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Most of a Cell’s DNA is not Translated

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Cells in our bodies have the same amount of DNA, and that DNA is completely identical! So how come a muscle cell and a brain cell both have very different structure and function despite that? How can cells be different to one another yet carry the same genetic information which codes for the same proteins? Indeed, how come most of a cell’s DNA is not translated?


The answer is that only the relevant genes are active in a given cell at a given time. The rest are inhibited because their transcription and/or translation is switched off. So how do cells become specialised?

Totipotent Stem Cells

Stem cells, just like tree stems are to branches, are the common source of all different kinds of cells. Cells start out as stem cells, and totipotent (totally-powerful) cells can differentiate into any kind of cell. When they translate only certain parts of their DNA, they become specialised.



Pluripotent (many-powerful) stem cells can differentiate into a wide variety of tissues, but not quite any whatsoever, like totipotent stem cells.



Multipotent stem cells are yet another sub-branch, narrower than pluripotent stem cells. End-point specialised cells such as heart cells are therefore unipotent and can only propagate their own type.


Cardiomyocytes contract to enable the heart’s pumping function.They are derived through myogenesis which creates all other types of muscle cell such as in skeletal muscle or smooth muscle.



Embryonic stem cells form the mesoderm which is a yet-unspecialised layer of cells that go on to form a variety of different tissues and organs including the heart, develop into precursor heart cells called cardiac progenitor stem cells which go on through further stages of specialisation in the fetus and adult before reaching their end-point unipotent state.


Differentiation is driven by specific proteins and signals at different stages, delivered in specific doses to induce the right changes at the right time.



The embryos of mammals possess totipotent stem cells which upon differentiation and development into the adult organism do not occur again. The adults only have multipotent stem cells which have a limited range of cells they can change into.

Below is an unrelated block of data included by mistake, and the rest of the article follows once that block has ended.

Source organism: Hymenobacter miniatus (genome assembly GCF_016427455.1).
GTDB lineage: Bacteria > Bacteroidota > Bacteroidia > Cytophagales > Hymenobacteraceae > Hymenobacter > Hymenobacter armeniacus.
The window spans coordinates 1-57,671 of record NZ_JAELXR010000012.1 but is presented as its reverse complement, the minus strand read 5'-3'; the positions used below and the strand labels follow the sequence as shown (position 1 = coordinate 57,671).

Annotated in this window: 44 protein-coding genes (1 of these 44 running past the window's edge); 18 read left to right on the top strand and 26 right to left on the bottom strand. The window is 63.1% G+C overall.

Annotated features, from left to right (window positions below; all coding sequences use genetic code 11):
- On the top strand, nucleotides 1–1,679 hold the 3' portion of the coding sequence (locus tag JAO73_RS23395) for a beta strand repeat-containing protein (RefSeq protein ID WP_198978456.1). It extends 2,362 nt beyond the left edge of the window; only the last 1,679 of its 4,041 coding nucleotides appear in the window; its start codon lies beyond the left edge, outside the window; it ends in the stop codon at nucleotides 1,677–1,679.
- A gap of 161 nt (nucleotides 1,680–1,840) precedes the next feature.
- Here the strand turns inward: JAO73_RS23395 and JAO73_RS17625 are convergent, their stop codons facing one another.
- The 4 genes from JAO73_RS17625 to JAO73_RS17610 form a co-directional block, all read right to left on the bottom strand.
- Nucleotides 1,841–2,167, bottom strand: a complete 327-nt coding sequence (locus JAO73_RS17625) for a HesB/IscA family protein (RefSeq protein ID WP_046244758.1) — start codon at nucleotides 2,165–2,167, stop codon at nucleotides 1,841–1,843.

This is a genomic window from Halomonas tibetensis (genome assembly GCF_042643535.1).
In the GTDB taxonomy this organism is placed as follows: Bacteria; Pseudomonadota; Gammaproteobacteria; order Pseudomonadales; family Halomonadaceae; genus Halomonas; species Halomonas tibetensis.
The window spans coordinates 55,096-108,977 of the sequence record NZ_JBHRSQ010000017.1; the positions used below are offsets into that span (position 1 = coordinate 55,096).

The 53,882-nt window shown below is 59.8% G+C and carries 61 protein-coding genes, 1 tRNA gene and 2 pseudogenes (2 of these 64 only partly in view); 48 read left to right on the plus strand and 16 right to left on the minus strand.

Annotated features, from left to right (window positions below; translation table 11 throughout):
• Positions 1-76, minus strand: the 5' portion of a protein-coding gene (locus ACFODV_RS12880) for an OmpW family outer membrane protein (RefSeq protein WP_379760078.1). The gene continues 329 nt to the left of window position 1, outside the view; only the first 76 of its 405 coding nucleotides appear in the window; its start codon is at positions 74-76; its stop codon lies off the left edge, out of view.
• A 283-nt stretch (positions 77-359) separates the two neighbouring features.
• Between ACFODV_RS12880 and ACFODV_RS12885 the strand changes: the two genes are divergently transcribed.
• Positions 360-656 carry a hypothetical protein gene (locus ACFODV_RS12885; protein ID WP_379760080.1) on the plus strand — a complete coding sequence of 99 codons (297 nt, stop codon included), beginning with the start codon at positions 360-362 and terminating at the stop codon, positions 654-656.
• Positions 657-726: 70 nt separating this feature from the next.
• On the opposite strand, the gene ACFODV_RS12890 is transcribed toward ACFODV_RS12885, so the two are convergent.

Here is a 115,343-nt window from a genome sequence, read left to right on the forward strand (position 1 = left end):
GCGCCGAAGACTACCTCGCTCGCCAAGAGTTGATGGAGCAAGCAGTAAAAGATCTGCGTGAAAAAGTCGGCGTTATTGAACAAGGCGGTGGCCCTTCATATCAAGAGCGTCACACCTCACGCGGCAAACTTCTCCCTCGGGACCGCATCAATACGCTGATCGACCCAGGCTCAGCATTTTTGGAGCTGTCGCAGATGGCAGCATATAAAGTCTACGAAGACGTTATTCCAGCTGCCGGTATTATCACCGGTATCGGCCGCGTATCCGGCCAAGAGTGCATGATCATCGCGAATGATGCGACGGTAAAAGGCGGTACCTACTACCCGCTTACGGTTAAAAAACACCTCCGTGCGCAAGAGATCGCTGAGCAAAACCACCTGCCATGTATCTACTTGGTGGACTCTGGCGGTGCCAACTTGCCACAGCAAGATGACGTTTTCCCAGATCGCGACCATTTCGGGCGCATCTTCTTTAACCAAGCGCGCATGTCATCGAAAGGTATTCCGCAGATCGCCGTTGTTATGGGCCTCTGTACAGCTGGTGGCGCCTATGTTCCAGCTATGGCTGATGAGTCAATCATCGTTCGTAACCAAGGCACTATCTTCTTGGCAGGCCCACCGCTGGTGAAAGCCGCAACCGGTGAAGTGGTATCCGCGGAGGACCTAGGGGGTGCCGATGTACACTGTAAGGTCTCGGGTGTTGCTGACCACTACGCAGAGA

Adult plants, on the other hand, retain many totipotent stem cells and that’s how you can actually grow a whole plant in vitro from just a cut fragment of any part of the plant. The conditions can even dictate which organ will develop!

Therapeutic Potential

The benefits of being able to grow any kind of cell from a stem cell (totipotent or multipotent) are vast. Replacing damaged tissue in heart failure and cancer is one example. Genetic disorders such as Type I diabetes could also be addressed by stem cell therapy in the near future. Deafness, blindness and infertility are also on the list of conditions that could be treated by stem cell therapy.


The same signals known as protein transcription factors which enable differentiation in organisms can be used artificially in the lab to grow and differentiate different types of cell.


The transcription factors dictate which proteins get made from the DNA, which in turn determine the structure and function of the cell. In this manner, already differentiated cells like skin cells can be coaxed into reverting to a stem cell-like state and then be used to differentiate again into a different type of cell such as a neurone. The new stem cells made this way are known as induced pluripotent stem cells (iPSC). Here is what the path to cardiomyocytes looks like:



Don’t worry about the names of the different transcription factors. Notice the second step with iPSC or ESC (embryonic stem cells). The differentiation pathway artificially mimics the developmental pathway in the embryo. Studying what happens in development can inform what transcription factors might be useful in obtaining certain kinds of cell in the lab.


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